Nutritional Values of Amphibian Foods

by Jennifer Macke

What are the most nutritious foods for carnivorous amphibians in captivity? The following are considered important factors:

  • Protein. A good staple diet should be relatively high in protein.
  • Fat. Some fat is needed in the diet. As in human diets, some fats are better than others.
  • Calcium. When considering the calcium content of a food, pay particular attention to the calcium-to-phosphorous ratio; the availability of the calcium is affected by phosphorous. Ideally, the Ca:Phos ratio should be >1. Foods that have a lower ratio should be gutloaded, supplemented, or balanced with other foods.
  • Vitamin D3. Vitamin D3 is required for the absorption of calcium. Live foods generally contain some vitamin D3, and it is included in most calcium supplements. There have been reports that some commercial supplements may contain an excessive amount of vitamin D3, so do your homework about the brand you are buying. Vitamin D3 can be obtained through exposure to UV light, but most amphibians do not require UV.
  • Vitamin A. Like mammals, amphibians are unable synthesize vitamin A and must obtain it from their diet. It is present in most live foods. It is required for proper development and physiology, but excessive amounts are very toxic.
  • Carotenoids. Carotenoids are forms of vitamin A, but amphibians are not necessarily able to interconvert among the chemical forms. Carotenoids are necessary for the formation of some orange and red skin pigments.
  • Energy (calories). All foods listed below have a caloric content in the range of 4 - 7 kcal/g of dry weight. The exact amount is not generally critical. Foods higher in fat generally contain more calories per gram.

The table below shows the nutritional values of foods that are commonly used.

FoodProtein
(% dry wt)
Fat
(% dry wt)
Calcium
(% dry wt)
Phosphorous
(% dry wt)
Ca:Phos
Ratio
Ref.
Blackworms47.820.10.110.850.121
Bloodworms52.89.70.380.900.421
Crickets, adult64.913.80.140.990.141
Crickets, pinheadaNANA1.290.791.632
Cockroach, American53.928.40.200.500.401
Earthworms62.217.71.720.901.911
Nightcrawlers60.74.41.520.961.581
Fruit flies63.919.50.101.050.091
Fruit fly larvae40.329.40.592.300.251
Maggots56.820.00.411.130.361
Mealworms52.732.80.110.770.141
Mosquito larvae42.216.10.791.070.731
Tubifex worms46.115.10.190.730.261
Daphnia55.26.60.101.170.081
Waxworms42.446.40.110.620.171
Phoenix wormsb45.332.42.331.531.525
Leeches85.34.30.160.940.177
Rangen soft moist salmon pellets4418NANANA3
Shrimp, raw83.38.30.220.850.264
Squid, raw84.25.30.472.030.234
Salmon, raw63.534.20.0390.750.054
Codfish, raw93.44.560.0841.070.084
Anchovy, raw, wholec74.018.50.5440.6440.844
Beef heart, raw76.920.00.0300.920.034
Beef liver, rawd69.013.80.0171.330.014
Beef sirloin, raw79.416.10.0810.7560.114
Chicken breast, raw92.04.00.0440.7840.064
Chicken, whole 1-day-old64.922.41.691.221.394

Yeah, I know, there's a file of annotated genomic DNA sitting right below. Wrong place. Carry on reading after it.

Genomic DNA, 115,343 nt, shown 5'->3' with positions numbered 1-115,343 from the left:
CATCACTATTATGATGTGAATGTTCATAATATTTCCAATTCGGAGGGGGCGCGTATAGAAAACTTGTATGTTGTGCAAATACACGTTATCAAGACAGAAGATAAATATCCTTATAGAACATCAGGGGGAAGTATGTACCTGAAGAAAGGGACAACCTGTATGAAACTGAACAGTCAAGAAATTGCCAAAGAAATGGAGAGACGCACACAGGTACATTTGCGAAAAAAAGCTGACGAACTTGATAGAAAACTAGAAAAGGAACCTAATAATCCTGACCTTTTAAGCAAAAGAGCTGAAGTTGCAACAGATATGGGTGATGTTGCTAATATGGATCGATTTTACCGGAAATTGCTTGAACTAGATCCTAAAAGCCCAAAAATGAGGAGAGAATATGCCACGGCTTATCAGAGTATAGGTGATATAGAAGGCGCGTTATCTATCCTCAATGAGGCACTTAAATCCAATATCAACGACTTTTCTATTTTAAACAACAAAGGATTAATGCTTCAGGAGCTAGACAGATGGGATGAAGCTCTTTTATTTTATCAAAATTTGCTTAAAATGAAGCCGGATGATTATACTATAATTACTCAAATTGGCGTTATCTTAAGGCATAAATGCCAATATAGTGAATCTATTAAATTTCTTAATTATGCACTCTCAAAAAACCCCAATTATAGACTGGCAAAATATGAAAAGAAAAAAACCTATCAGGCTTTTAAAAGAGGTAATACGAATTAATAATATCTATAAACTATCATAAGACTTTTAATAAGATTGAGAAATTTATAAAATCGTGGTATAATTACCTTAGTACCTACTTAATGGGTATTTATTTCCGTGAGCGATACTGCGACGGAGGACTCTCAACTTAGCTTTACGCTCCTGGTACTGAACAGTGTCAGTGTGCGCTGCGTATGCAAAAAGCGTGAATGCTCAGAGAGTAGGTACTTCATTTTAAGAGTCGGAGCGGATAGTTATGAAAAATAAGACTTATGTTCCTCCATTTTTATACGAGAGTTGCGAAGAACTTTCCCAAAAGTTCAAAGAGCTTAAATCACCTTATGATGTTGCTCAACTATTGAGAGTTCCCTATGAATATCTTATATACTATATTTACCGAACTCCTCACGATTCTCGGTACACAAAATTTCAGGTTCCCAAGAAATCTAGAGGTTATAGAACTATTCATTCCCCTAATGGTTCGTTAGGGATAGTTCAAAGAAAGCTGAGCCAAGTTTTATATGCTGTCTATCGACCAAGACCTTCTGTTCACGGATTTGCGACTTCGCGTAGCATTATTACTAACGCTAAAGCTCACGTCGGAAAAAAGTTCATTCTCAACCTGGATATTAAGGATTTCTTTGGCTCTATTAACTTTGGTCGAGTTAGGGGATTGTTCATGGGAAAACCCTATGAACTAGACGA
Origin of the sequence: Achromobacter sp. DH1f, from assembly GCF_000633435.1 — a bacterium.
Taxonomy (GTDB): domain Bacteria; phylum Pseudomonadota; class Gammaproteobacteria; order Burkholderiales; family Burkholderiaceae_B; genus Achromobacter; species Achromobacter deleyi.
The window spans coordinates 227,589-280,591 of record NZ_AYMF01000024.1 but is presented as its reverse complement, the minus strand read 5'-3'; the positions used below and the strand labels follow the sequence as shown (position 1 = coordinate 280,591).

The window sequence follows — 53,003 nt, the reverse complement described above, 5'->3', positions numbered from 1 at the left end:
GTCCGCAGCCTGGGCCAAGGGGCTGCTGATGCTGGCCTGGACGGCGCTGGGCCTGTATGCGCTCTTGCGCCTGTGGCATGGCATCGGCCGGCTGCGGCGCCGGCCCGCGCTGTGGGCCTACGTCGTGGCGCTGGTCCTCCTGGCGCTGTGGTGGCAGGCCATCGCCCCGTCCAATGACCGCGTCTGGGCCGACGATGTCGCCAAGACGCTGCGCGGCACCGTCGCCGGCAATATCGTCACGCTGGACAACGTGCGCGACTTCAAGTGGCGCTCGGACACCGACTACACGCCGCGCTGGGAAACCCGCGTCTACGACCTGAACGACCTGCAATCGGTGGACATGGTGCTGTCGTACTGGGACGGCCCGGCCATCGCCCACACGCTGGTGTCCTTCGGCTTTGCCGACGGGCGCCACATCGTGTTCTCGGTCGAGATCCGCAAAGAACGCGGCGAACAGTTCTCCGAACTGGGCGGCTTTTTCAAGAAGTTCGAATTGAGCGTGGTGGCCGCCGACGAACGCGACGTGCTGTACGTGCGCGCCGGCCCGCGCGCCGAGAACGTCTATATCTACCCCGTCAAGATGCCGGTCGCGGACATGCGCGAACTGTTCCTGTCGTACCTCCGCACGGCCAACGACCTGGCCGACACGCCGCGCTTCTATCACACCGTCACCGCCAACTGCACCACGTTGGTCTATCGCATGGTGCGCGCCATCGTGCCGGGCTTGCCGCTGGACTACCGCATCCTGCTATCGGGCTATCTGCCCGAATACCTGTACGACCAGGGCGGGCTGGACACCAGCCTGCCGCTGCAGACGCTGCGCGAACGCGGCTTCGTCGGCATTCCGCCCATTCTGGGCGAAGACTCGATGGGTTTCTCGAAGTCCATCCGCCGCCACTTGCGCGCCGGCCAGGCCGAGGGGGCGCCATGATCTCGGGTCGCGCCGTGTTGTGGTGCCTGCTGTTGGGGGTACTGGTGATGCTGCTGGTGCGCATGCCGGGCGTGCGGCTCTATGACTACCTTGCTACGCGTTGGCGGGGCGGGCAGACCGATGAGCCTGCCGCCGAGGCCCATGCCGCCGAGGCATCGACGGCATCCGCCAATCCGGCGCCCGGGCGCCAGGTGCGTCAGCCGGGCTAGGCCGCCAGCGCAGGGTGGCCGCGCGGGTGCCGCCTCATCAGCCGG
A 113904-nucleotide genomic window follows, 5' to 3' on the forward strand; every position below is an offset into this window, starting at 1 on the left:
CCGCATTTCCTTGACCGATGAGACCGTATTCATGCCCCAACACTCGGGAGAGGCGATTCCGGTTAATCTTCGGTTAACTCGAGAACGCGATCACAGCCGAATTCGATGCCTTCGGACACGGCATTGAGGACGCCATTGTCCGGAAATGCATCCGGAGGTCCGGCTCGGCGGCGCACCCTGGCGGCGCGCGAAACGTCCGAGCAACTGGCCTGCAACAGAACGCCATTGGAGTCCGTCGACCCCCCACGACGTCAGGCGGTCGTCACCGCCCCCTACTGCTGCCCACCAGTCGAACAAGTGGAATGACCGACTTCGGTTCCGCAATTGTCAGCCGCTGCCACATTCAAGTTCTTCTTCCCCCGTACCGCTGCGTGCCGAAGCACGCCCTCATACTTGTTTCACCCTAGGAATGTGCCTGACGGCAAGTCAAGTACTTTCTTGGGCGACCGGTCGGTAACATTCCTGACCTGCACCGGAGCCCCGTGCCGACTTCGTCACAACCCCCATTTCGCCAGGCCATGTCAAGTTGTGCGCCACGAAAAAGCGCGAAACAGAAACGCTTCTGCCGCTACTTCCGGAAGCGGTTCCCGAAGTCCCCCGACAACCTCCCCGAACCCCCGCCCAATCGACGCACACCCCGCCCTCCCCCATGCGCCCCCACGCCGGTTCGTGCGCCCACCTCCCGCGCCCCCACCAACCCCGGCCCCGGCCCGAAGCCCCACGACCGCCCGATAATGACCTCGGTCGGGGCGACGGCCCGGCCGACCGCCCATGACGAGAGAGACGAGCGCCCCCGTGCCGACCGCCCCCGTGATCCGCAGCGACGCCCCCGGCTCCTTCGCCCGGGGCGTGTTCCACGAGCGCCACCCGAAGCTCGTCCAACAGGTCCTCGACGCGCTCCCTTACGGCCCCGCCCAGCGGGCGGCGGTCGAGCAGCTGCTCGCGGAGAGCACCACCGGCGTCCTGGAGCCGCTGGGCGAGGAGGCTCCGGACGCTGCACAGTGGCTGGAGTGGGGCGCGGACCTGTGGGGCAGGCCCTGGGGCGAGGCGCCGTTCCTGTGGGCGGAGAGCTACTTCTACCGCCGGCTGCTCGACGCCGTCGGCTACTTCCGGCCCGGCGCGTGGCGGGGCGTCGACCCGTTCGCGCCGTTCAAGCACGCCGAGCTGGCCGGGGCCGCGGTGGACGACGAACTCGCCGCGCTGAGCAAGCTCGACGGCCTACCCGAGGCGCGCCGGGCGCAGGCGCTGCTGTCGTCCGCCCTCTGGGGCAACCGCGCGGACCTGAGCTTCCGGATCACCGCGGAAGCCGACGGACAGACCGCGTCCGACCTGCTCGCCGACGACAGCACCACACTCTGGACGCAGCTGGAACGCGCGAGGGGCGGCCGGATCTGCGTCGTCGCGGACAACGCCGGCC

Mouse, pinkiee64.217.01.17NANA6
Mouse, whole adulte55.823.62.981.721.736
Frog, Green71.210.24.801.872.296
Toad, Southern61.014.02.941.791.646
Quail, whole71.531.93.43NANA6
Footnotes

NA: Data not available.
aFor pinhead crickets, the calcium and phosphorous values shown are from Reference 2. Note that Reference 1 reported values for pinheads being similar to those of adult crickets. We know of no explanation for the large discrepancy in the Ca:Phos ratio reported by the two different studies.
bPhoenix worms are larvae of the soldier fly, Hemetia illucens.
cAnchovies are not a commonly-used food for amphibians, but are used in some commercial fish foods. Anchovies are included in this table as an example of a fish that has been analyzed whole (bones included). Note that calcium content is much higher for whole fish than for fish filets. Other whole fish are likely to be similar.
dLiver is no longer recommended as a food for amphibians, as it contains excessively high levels of vitamin A, which can interfere with absorption of vitamin D and, hence, calcium. Other varieties of liver, such as chicken liver, have nearly identical levels of nutrients, vitamins, and minerals to those given for beef liver.
eValues for rat are very similar to values for mouse.

References
  1. Bernard, JB and Allen, ME. 1997. Nutritional Advisory Group Handbook, Fact Sheet 003. Nutritional Aspects of Insects as Food.
  2. Barker, D, Fitzpatrick, MP, Dierenfeld, ES. 1998. Nutrient composition of selected whole invertebrates. Zoo Biology 17:123-134.
  3. Information from the manufacturer's website, Rangen Salmon Feeds.
  4. United States Department of Agriculture website, Nutrient Data Laboratory.
  5. Sheppard, D. Craig, personal communication of data from an independent analysis performed for Phoenix Worms.
  6. Dierenfeld, ES, Alcorn, HL, Jacobsen, KL. 2002. Profiles of Nutrient Composition of Whole Vertebrate Prey (Excluding Fish) Fed in Zoos.
  7. Ellward, Trace, personal communication. Data from an independent analysis of Nephelopis obscura, a commercially-available bait leech species in the U.S.A. Data available on request.

Additional information on amphibian foods and nutrition

CC article: Foods for Captive Caudates
CC article: Microfoods for Caudate Larvae
CC article: Worms: The Ideal Food for Caudates
Amphibian Ark: Husbandry Documents
Caudata.org article: Daphnia: An Aquarist's Guide
Nutritional Advisory Group Fact Sheet: Nutritional Aspects of Insects as Food (PDF)
Melissa Kaplan: Nutrients of Foods Commonly Fed to Carnivorous and Omnivorous Reptiles
Browne RK. 2009. AArk Science and Research. Amphibian diet and nutrition (PDF)
Browne RK, et al. 2009. AArk Science and Research. UV-B, Vitamin D3, and amphibian health and behaviour (PDF)
McWilliams, 2008. Nutrition Recommendations for some Captive Amphibian Species (Anura and Caudata) (PDF)




© 2007 Caudata Culture
Updated July 2013, Jennifer Macke.

 

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